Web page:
I am a German chemistry Bachelor student (beginning my Master studies in October) and as a spare-time hobby I would like to write an NMR processing program. I would like to release it as free open source software (GPL) written in C++ with a Qt frontend, so that it is platform independent.
As a starting point for writing the libraries to read and transform the vendor data (currently only Bruker) I used the SpinWorks libraries released by Dr Marat (many thanks to him):
I ported and modified this code to C++/Qt. Reading and transforming Bruker data works so far, but unfortunately the produced spectra suffer from severe distortions (extreme "noise"). I uploaded a graph of the data output that I plotted using Origin:
Here is a screenshot of the spectrum processed with SpinWorks (how it should look like):
I've been looking through the code for days now but I just can't find my mistake. I also uploaded the code:
All files for compiling the program are included. It runs on the console and is not very user friendly because I first wanted to "prove" that it can produce a useful spectrum before I go on coding any further. The path to the acqus and fid files are hard coded in the main.cpp, but I commented the code as best as I could so it should be easy to make it run. The sample data I used for the above pictures are also included (acqus and fid).
I would be very happy if someone could tell what my mistake is. Maybe the experts already see it by just looking at the spectrum. If you have any question concerning the code or the compilation, feel free to ask.
Since I really don't know how to go on, I'm desperate for any help.
Thank you very much in advance.
Just guessing here - since data looks largely like noise - you might be reading starting incorrect byte or your reading of numbers may be shifted with respect to the data point boundaries or you might have incorrect byte order (little-endian vs. big-endian).
Maybe you can take a step back and look at the FID after reading it from the source and compare it to what you see in spinworks or other software.
edit maybe you can try creating a synthetic fid where all points have the same non-zero value. Then read the data and see what numbers you get. That may give you some hints. You can also compare the real data offset as you read with the expected offset - based on what you know from the data format.
by offset I mean "byte distance" from the beginning of the file up to the point from where you read. basically that you are getting wrong numbers means that either you are reading them from wrong locations within file, or you have reversed byte order or you might be mis-interpreting format of storage of the numerical data (float/double/long, etc.) - I have not worked with programming like that in a long time though. Of course you might have more than one issue at once.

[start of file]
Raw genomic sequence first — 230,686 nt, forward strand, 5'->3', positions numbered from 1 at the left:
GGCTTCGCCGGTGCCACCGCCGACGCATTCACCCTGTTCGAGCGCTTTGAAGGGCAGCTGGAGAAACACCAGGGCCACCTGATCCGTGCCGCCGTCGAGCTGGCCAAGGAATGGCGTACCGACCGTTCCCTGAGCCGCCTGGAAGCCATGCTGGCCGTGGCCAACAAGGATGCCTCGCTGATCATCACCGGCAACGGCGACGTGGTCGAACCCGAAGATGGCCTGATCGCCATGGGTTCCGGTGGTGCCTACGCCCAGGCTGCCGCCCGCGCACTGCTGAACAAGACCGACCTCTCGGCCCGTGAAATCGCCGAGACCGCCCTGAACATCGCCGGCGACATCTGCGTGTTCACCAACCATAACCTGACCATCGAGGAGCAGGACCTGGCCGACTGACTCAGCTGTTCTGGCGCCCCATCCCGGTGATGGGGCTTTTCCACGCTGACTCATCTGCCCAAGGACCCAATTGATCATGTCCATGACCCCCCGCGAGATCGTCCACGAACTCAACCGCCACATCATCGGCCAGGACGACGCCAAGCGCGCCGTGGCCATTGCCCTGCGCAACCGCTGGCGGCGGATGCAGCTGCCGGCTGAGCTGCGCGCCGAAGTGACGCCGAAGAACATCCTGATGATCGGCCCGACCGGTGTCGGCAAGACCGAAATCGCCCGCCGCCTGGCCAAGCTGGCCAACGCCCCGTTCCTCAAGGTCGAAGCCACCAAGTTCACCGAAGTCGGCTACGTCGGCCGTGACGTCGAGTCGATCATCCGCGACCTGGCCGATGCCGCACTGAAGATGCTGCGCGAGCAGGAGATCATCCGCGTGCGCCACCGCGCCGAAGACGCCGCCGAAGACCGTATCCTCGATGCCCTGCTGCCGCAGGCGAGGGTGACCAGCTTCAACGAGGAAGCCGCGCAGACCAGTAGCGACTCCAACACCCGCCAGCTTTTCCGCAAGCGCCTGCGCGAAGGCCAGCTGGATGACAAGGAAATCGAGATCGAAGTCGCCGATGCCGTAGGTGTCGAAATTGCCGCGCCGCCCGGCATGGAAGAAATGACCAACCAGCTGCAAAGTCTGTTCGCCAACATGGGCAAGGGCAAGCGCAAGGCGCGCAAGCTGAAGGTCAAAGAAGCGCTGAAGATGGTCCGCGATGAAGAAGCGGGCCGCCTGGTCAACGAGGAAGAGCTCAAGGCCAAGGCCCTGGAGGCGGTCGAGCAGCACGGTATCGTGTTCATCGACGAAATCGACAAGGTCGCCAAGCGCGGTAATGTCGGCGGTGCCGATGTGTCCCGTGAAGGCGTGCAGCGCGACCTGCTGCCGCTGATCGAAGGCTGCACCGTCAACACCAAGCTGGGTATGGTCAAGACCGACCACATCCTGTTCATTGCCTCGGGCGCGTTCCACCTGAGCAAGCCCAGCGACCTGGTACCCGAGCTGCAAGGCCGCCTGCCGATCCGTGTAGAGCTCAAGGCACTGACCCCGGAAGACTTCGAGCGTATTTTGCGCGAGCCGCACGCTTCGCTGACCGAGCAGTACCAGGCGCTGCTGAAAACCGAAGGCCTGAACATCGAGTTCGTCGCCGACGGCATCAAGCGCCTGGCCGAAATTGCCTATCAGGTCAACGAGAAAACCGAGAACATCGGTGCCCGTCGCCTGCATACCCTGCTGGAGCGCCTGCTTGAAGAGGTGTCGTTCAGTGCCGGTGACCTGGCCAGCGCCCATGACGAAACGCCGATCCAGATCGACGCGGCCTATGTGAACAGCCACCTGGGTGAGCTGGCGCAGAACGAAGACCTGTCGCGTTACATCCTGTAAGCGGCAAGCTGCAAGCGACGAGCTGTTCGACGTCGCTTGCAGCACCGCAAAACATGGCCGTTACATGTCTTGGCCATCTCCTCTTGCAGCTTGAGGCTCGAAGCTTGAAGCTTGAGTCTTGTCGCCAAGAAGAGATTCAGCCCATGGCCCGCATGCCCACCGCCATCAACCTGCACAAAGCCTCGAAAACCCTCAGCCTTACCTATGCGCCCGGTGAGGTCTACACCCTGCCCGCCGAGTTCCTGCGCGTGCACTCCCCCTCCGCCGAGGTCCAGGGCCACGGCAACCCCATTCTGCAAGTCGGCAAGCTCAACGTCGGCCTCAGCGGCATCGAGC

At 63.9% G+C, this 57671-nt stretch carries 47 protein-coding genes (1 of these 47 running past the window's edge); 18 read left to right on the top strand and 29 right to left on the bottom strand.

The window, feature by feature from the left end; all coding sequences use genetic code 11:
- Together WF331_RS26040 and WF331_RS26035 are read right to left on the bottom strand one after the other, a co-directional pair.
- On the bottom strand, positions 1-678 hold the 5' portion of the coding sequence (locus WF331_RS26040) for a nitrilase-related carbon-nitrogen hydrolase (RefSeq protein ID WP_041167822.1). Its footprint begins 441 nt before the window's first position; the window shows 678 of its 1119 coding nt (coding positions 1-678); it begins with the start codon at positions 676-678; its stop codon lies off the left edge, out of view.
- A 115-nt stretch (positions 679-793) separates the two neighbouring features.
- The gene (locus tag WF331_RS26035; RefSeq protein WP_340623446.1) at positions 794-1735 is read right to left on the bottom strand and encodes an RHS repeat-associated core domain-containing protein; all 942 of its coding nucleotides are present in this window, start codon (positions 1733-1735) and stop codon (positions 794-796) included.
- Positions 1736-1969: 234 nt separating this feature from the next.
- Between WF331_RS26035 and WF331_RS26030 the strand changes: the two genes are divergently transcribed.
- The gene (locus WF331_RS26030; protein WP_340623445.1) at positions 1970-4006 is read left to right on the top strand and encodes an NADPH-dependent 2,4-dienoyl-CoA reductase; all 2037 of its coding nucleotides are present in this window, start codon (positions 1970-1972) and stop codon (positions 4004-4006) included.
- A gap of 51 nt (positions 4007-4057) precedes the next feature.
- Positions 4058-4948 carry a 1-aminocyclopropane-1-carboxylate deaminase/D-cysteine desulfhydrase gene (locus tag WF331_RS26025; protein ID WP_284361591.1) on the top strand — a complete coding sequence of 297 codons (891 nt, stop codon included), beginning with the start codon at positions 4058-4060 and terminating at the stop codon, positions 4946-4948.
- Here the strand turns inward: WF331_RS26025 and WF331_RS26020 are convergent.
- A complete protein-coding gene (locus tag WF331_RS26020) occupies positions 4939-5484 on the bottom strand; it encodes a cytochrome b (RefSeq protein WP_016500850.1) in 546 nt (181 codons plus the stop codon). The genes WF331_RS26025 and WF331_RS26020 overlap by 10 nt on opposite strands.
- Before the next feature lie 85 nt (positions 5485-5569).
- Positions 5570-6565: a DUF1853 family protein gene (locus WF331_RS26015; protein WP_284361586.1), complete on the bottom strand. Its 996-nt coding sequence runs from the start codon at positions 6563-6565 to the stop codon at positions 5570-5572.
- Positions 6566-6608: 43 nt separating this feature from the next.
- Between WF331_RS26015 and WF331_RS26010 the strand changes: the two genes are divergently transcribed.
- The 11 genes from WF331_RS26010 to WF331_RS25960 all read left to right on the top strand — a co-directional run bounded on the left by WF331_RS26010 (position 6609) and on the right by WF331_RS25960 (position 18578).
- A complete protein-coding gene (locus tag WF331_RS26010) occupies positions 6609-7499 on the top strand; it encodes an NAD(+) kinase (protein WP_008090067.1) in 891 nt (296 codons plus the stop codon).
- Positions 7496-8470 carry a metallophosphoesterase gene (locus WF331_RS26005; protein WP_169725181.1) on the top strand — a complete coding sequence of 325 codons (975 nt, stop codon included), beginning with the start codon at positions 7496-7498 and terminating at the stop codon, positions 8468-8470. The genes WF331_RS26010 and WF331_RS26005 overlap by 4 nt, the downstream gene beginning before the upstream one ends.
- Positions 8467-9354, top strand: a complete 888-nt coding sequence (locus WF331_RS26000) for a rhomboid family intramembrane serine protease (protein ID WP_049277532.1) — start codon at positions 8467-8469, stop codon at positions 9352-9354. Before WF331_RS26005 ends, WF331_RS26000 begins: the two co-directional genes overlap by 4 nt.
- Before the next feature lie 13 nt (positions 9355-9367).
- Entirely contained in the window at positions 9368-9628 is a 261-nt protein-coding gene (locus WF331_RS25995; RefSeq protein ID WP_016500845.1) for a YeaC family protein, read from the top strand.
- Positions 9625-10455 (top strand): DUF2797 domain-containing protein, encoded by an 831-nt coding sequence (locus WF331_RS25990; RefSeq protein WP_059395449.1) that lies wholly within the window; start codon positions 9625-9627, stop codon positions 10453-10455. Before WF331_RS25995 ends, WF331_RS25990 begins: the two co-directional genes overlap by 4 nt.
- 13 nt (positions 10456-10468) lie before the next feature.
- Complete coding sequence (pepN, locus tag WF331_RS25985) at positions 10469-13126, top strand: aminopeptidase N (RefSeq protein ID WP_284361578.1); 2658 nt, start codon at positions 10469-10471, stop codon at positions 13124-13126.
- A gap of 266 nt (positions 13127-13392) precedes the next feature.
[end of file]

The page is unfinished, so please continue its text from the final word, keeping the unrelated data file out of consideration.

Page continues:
Take a look at previous posts tagged "
I think that Evgeny is right. Bruker FIDs are time shifted, and if you do not proccess them properly you will get spectra like that as you can see in the following link:
I have the impression that you already knew this, because in your source code you are phasing the spectrum taking this into account, but I have not seen the bit to remove the initial points and zero fill the data. This is the simplest procedure to deal with the problem and it is described here:
Many thanks to all answers given. I finally could solve the problem. Something went wrong with reading the binary fid data into the fid array. I only had to change the bruker_read.cpp, the new version can be found here:
To see what is changed, begin reading at line 176. Actually I now just write the inputstream into the 32 bit signed integer variables of the fid array using the ">>" operator.
Now the spectrum looks correct:
Despite the fact that it works now, it is strange nonetheless. I could not find an error in the previous version. It should have worked.
Eventually I will have to find the problem, since the current method will be difficult to use for Varian data because now I don't have access to each byte of the inputstream any more. So selective byte-reversal (as needed for the Varian fid headers) becomes somewhat difficult, but I will have a look at this later.
A (hopefully) final question: Does anybody know why it is necessary to convert the Fourier transformed data (which are floating point numbers) to integer values before doing the post processing stuff? At least that is the way it is done in the libraries by Dr. Marat (using a scaling factor to better fit the whole integer range). I implemented this conversion in my code as well because he is the expert, but I still wonder why the floating point numbers cannot be used for further processing.
answered Aug 04 '10 at 00:16